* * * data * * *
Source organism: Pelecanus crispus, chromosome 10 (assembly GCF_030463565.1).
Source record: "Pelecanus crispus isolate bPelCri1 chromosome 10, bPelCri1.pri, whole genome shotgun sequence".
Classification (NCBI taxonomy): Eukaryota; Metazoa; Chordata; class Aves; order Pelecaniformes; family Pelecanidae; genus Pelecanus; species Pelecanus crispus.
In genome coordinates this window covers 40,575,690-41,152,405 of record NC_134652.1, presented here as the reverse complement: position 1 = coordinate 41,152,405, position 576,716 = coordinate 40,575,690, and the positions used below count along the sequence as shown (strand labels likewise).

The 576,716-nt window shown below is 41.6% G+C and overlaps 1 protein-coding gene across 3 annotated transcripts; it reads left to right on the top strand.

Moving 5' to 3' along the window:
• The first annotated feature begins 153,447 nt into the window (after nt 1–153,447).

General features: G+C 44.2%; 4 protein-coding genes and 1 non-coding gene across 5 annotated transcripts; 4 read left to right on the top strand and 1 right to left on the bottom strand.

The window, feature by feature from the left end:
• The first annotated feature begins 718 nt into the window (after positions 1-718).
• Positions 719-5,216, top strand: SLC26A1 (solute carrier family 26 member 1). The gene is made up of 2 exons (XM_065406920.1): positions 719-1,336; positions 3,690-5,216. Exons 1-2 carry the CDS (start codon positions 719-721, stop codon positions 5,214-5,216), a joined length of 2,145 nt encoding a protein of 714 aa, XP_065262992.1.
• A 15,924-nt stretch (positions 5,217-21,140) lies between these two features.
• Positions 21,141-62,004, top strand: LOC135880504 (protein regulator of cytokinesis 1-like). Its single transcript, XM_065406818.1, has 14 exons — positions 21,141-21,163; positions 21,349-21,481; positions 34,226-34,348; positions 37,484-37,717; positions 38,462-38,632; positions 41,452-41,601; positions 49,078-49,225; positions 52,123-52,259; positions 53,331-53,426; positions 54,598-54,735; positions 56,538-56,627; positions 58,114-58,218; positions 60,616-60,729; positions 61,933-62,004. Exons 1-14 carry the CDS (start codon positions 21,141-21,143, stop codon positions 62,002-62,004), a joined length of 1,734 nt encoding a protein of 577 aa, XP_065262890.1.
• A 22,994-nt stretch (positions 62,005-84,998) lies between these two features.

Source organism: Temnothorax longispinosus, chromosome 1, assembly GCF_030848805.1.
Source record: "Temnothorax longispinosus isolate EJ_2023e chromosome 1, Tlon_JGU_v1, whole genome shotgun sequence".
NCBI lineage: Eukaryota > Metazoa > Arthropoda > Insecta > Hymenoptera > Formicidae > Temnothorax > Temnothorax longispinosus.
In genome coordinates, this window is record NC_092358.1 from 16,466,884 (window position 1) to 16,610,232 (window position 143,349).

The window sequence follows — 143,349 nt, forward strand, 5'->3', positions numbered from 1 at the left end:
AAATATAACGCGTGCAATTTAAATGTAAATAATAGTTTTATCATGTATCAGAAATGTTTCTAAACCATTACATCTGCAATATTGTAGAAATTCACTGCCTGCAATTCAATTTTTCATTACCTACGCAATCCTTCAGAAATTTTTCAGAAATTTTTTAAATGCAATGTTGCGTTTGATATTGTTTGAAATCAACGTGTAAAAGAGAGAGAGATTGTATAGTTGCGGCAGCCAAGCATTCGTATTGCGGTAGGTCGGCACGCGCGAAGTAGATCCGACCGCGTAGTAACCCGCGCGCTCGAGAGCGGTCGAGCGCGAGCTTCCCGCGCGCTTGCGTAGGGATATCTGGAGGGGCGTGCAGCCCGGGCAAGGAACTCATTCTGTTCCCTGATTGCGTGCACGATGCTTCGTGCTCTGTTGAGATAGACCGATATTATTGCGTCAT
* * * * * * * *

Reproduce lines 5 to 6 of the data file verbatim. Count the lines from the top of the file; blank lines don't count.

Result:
The 576,716-nt window shown below is 41.6% G+C and overlaps 1 protein-coding gene across 3 annotated transcripts; it reads left to right on the top strand.

Moving 5' to 3' along the window: